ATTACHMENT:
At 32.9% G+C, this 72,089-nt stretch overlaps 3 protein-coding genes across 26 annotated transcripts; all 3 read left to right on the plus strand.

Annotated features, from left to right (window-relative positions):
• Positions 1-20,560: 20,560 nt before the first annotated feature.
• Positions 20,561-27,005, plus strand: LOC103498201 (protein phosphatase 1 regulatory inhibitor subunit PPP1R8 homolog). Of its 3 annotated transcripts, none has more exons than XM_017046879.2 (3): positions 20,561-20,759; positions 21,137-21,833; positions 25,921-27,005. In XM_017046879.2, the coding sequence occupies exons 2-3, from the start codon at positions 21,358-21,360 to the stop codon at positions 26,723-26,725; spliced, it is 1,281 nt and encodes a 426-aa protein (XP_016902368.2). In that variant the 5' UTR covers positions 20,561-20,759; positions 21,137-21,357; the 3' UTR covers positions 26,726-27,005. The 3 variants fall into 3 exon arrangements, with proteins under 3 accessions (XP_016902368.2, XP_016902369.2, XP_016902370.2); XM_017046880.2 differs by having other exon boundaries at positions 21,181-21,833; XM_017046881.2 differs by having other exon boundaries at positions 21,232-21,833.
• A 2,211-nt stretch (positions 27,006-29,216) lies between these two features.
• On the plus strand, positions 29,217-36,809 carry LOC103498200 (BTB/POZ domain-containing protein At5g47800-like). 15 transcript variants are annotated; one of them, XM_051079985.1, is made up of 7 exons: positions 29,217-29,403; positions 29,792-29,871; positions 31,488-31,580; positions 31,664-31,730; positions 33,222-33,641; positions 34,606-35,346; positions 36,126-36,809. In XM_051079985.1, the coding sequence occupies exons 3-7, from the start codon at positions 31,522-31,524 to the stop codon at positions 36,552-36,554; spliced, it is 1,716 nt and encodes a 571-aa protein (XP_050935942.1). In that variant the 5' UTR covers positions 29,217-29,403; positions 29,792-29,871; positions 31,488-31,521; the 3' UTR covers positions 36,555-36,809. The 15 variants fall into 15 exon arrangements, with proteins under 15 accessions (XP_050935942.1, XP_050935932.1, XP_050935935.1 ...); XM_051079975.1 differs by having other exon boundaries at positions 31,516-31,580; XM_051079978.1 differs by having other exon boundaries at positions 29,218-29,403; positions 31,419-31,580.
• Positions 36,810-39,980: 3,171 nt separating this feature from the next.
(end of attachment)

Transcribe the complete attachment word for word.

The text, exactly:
At 32.9% G+C, this 72,089-nt stretch overlaps 3 protein-coding genes across 26 annotated transcripts; all 3 read left to right on the plus strand.

Annotated features, from left to right (window-relative positions):
• Positions 1-20,560: 20,560 nt before the first annotated feature.
• Positions 20,561-27,005, plus strand: LOC103498201 (protein phosphatase 1 regulatory inhibitor subunit PPP1R8 homolog). Of its 3 annotated transcripts, none has more exons than XM_017046879.2 (3): positions 20,561-20,759; positions 21,137-21,833; positions 25,921-27,005. In XM_017046879.2, the coding sequence occupies exons 2-3, from the start codon at positions 21,358-21,360 to the stop codon at positions 26,723-26,725; spliced, it is 1,281 nt and encodes a 426-aa protein (XP_016902368.2). In that variant the 5' UTR covers positions 20,561-20,759; positions 21,137-21,357; the 3' UTR covers positions 26,726-27,005. The 3 variants fall into 3 exon arrangements, with proteins under 3 accessions (XP_016902368.2, XP_016902369.2, XP_016902370.2); XM_017046880.2 differs by having other exon boundaries at positions 21,181-21,833; XM_017046881.2 differs by having other exon boundaries at positions 21,232-21,833.
• A 2,211-nt stretch (positions 27,006-29,216) lies between these two features.
• On the plus strand, positions 29,217-36,809 carry LOC103498200 (BTB/POZ domain-containing protein At5g47800-like). 15 transcript variants are annotated; one of them, XM_051079985.1, is made up of 7 exons: positions 29,217-29,403; positions 29,792-29,871; positions 31,488-31,580; positions 31,664-31,730; positions 33,222-33,641; positions 34,606-35,346; positions 36,126-36,809. In XM_051079985.1, the coding sequence occupies exons 3-7, from the start codon at positions 31,522-31,524 to the stop codon at positions 36,552-36,554; spliced, it is 1,716 nt and encodes a 571-aa protein (XP_050935942.1). In that variant the 5' UTR covers positions 29,217-29,403; positions 29,792-29,871; positions 31,488-31,521; the 3' UTR covers positions 36,555-36,809. The 15 variants fall into 15 exon arrangements, with proteins under 15 accessions (XP_050935942.1, XP_050935932.1, XP_050935935.1 ...); XM_051079975.1 differs by having other exon boundaries at positions 31,516-31,580; XM_051079978.1 differs by having other exon boundaries at positions 29,218-29,403; positions 31,419-31,580.
• Positions 36,810-39,980: 3,171 nt separating this feature from the next.